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Morgan Hill
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October 15, 2021

Passion for pasta: Morgan Hill chef shares his love of Italian cuisine

Food for the Palmer family is a tradition that has been passed down through the generations.

Specifically, it was the spaghetti and meatballs cooked by longtime Morgan Hill resident Tommy Palmer’s grandmother that always brought the entire family together, sharing stories, making memories and celebrating life.

When his grandmother passed away in 2017, it set Palmer, a lifelong foodie and cook, onto a career path focused on Italian cuisine that he continues to pursue.

Palmer is the founder of Palmerino’s, a Morgan Hill-based cottage food operation that sells his hand-cooked pasta and offers in-home cooking classes.

“The backbone of my business is my grandma’s spaghetti and meatballs,” he said. “That’s the dish that’s been bringing my family together all these years. It’s the dish that basically pushed me into this career.”

Palmer envisions operating a storefront, selling his pasta and other products that make up Italian cuisine, where people can take them to their homes and create their own family memories.

But it’s proven to be a difficult process. Palmer said he’s approached many local building owners and pitched his idea to them. They all loved the concept, he said, but were hesitant with his lack of business experience and the fact that he was not a certified chef.

“After hearing that enough times, I decided to get a culinary certificate, with a focus on Italian food,” Palmer said. “What better place to learn than in Italy?”

After intense online research, Palmer enrolled in the Italian Culinary Institute in Staletti, Italy, under the tutelage of Chef John Nocita.

The intense course, which took place daily for 12 weeks, covered just about everything there is to learn about Italian cuisine: pastries, gelato making, wine pairings, meat curing and more. Palmer graduated from the course in April 2019.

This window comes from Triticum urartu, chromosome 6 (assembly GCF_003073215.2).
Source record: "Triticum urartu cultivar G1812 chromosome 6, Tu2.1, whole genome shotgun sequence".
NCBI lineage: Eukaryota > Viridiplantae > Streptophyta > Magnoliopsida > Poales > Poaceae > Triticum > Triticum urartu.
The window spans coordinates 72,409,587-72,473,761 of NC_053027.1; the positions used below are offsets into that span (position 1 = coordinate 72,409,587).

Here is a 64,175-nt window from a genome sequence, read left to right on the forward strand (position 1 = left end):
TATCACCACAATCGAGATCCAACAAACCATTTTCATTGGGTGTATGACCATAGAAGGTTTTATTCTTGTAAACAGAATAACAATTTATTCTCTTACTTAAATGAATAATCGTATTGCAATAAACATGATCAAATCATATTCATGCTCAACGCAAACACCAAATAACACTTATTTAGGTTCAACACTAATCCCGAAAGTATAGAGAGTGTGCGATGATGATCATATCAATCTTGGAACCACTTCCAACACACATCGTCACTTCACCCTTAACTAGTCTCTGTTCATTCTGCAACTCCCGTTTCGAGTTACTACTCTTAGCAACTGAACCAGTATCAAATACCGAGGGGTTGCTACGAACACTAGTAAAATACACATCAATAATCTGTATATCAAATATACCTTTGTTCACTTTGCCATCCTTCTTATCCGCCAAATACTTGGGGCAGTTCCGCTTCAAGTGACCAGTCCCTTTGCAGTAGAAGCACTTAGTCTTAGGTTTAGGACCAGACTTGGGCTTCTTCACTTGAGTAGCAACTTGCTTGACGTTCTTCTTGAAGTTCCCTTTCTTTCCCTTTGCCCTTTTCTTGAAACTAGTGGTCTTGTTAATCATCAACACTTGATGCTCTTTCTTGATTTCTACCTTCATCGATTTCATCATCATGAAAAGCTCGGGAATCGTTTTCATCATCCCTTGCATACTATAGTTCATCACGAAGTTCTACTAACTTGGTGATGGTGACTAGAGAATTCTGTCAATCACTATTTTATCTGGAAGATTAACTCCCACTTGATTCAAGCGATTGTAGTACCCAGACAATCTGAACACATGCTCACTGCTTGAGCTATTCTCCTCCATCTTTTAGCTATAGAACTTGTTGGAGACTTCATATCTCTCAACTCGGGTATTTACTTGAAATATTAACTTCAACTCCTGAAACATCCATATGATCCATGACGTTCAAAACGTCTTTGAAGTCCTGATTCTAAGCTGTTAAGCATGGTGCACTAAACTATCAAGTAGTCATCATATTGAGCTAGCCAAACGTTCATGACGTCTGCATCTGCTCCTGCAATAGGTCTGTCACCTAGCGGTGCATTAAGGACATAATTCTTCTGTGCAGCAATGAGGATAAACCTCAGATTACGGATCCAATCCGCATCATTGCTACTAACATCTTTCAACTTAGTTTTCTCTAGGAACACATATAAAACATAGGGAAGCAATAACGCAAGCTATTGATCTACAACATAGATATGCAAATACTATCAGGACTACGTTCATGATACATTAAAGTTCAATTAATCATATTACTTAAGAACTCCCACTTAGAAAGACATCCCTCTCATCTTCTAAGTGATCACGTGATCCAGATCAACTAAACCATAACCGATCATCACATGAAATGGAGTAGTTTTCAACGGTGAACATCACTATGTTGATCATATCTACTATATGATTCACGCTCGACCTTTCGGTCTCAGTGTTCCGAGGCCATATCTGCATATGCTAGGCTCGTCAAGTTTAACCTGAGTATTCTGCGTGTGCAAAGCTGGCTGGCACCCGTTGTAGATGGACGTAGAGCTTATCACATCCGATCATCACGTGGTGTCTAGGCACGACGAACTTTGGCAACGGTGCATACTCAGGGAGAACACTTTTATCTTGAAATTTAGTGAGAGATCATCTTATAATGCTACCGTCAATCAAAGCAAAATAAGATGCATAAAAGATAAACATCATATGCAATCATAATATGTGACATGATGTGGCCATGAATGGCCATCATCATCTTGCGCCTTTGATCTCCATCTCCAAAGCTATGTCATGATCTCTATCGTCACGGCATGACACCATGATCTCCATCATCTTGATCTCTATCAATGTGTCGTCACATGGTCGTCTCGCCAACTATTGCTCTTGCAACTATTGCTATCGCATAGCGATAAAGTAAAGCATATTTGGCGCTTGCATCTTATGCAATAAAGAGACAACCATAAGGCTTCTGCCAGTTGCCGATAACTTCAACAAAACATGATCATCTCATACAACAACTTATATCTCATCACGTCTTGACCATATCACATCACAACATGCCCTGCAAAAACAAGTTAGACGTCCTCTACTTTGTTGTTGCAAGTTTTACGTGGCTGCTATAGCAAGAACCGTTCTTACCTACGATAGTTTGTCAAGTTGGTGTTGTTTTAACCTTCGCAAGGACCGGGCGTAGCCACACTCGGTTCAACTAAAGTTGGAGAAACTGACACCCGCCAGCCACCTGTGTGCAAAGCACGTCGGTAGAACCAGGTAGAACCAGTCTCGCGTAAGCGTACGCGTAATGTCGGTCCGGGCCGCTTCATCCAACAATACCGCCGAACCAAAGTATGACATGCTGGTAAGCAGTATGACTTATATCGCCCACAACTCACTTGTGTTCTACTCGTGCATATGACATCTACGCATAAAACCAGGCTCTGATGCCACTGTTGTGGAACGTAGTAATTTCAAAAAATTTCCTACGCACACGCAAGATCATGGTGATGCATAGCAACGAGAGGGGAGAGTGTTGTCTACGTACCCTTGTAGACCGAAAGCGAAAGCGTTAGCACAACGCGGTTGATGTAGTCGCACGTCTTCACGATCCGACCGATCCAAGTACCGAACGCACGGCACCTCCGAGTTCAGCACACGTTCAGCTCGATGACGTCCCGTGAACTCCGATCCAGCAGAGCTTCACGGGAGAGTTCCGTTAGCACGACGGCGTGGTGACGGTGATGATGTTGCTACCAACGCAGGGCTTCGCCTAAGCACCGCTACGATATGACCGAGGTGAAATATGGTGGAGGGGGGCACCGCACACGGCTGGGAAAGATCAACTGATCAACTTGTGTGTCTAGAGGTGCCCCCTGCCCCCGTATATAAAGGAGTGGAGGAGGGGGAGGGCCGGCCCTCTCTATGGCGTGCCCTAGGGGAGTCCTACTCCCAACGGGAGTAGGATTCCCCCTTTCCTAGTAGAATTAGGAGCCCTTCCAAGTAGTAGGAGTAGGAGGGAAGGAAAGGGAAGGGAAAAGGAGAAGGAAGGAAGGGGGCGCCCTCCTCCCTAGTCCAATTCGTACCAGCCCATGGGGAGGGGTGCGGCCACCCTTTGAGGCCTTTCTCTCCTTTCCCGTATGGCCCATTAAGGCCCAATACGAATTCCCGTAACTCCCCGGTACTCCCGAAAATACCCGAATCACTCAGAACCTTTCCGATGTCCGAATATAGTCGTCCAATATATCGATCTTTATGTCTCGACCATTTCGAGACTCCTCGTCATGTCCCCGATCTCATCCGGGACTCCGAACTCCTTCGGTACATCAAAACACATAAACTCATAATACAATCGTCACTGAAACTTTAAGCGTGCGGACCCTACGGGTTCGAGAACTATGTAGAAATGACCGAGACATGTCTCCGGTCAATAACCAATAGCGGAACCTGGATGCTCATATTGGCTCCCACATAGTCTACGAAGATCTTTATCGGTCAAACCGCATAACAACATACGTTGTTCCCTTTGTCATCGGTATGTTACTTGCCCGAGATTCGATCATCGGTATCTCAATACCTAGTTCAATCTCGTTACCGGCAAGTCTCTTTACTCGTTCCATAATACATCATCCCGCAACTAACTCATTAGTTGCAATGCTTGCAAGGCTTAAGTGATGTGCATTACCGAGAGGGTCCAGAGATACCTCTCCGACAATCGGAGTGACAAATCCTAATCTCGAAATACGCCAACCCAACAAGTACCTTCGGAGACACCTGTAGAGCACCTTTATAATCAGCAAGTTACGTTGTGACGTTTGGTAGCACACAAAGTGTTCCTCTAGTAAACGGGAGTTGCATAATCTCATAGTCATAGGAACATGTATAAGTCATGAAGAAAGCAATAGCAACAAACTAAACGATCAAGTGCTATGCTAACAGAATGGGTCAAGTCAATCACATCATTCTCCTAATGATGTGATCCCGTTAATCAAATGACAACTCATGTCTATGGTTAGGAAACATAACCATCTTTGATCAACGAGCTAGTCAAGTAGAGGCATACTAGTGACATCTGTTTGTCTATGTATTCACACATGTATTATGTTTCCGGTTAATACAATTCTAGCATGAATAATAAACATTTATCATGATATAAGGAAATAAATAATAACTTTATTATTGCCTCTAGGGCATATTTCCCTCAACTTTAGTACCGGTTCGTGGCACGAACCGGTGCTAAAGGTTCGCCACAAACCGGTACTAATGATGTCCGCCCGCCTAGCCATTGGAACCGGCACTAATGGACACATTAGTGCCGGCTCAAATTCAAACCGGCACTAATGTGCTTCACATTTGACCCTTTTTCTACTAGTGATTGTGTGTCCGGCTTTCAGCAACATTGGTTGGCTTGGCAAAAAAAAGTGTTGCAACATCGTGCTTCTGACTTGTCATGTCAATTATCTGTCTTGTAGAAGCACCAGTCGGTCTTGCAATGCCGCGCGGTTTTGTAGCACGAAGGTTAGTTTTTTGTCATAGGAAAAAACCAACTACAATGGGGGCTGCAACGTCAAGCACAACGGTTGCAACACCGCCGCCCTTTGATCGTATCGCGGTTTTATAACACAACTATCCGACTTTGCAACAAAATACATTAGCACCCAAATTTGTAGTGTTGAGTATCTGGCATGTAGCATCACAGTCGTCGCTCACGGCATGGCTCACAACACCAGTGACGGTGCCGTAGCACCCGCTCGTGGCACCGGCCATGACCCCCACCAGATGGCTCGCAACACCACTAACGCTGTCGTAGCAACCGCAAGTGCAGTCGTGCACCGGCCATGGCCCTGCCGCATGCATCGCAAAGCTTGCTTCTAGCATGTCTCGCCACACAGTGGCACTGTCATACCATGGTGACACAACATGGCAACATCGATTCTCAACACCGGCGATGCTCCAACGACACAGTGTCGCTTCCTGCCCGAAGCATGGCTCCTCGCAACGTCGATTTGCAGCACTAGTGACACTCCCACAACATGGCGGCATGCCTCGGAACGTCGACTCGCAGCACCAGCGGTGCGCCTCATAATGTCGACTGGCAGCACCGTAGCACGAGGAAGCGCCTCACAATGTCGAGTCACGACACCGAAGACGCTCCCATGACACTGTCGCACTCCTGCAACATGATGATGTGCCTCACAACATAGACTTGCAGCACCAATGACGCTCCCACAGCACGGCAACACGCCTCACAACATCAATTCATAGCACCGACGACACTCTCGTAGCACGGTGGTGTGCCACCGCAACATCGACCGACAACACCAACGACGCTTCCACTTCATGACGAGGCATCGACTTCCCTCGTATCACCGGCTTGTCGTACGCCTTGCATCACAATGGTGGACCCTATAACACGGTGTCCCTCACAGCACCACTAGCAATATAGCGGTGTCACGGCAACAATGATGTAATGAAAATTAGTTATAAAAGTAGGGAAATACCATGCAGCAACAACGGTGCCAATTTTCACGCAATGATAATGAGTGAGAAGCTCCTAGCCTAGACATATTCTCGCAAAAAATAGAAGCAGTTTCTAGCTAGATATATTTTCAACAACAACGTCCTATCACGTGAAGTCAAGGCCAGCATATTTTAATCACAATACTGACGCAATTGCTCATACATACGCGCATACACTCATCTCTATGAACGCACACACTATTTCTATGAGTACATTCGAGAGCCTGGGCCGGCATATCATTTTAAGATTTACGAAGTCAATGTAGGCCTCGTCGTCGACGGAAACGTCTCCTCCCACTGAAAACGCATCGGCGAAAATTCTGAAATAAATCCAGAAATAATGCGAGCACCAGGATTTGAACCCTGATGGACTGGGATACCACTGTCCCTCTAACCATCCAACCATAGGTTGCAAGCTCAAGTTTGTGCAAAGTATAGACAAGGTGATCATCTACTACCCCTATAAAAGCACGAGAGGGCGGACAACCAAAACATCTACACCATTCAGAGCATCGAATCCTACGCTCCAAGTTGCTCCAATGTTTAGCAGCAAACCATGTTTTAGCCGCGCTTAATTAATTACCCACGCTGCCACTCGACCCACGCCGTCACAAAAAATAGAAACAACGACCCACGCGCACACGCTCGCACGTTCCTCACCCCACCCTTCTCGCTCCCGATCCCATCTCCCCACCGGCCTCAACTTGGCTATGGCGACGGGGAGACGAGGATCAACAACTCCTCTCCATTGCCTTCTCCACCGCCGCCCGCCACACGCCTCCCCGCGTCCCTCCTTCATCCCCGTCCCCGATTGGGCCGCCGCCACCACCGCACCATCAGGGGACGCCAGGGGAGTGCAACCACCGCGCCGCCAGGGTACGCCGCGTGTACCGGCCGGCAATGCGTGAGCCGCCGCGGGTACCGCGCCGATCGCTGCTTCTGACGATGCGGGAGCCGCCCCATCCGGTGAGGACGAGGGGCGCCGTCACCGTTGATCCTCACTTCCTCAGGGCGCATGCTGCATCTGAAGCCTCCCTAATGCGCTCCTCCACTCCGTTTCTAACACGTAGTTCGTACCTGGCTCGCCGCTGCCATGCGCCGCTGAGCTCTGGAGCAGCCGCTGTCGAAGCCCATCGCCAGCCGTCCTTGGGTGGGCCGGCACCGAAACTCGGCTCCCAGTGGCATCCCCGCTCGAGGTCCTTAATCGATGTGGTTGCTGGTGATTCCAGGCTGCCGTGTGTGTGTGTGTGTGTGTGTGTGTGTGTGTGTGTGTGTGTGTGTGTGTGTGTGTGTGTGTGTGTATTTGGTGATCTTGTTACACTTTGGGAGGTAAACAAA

“The amount of stuff we covered exceeded my expectations tenfold,” he said. “We really covered all the foundations that make up Italian cuisine. It was a heck of a time, that’s for sure.”

Now, Palmer is taking what he learned back home to Morgan Hill, in memory of his grandmother.

“She’s the one that solidified the culinary traditions in our family,” he said. “I wanted to pay honor to her by doing this.”

Palmer said he’s been fortunate to have many talented women in his family who have taught him how to cook. He added that he loves making things with his hands, as well as sharing his love of food with others. Hearing the feedback from those eating his food, especially when they say it reminds them of being back home, is a rewarding experience, Palmer said.

Palmerino’s pasta products available to purchase are vast: fettuccine, farfalle, tagliolini and of course, spaghetti, are just some of the offerings.

Palmer also provides in-home pasta making classes, where he provides the ingredients and the equipment. Afterwards, he’ll cook a dish using the pasta made by the attendees.

Even though he cooks pasta everyday, Palmer doesn’t consider himself a master of it. There is so much to learn, he said, adding that he is constantly working on ways to perfect his craft.

“Food is something I could be doing every single day and it still throws me surprises,” he said. “With food, I’m making something I personally love to eat. And I love to eat.”

For information, visit palmerinos.com.

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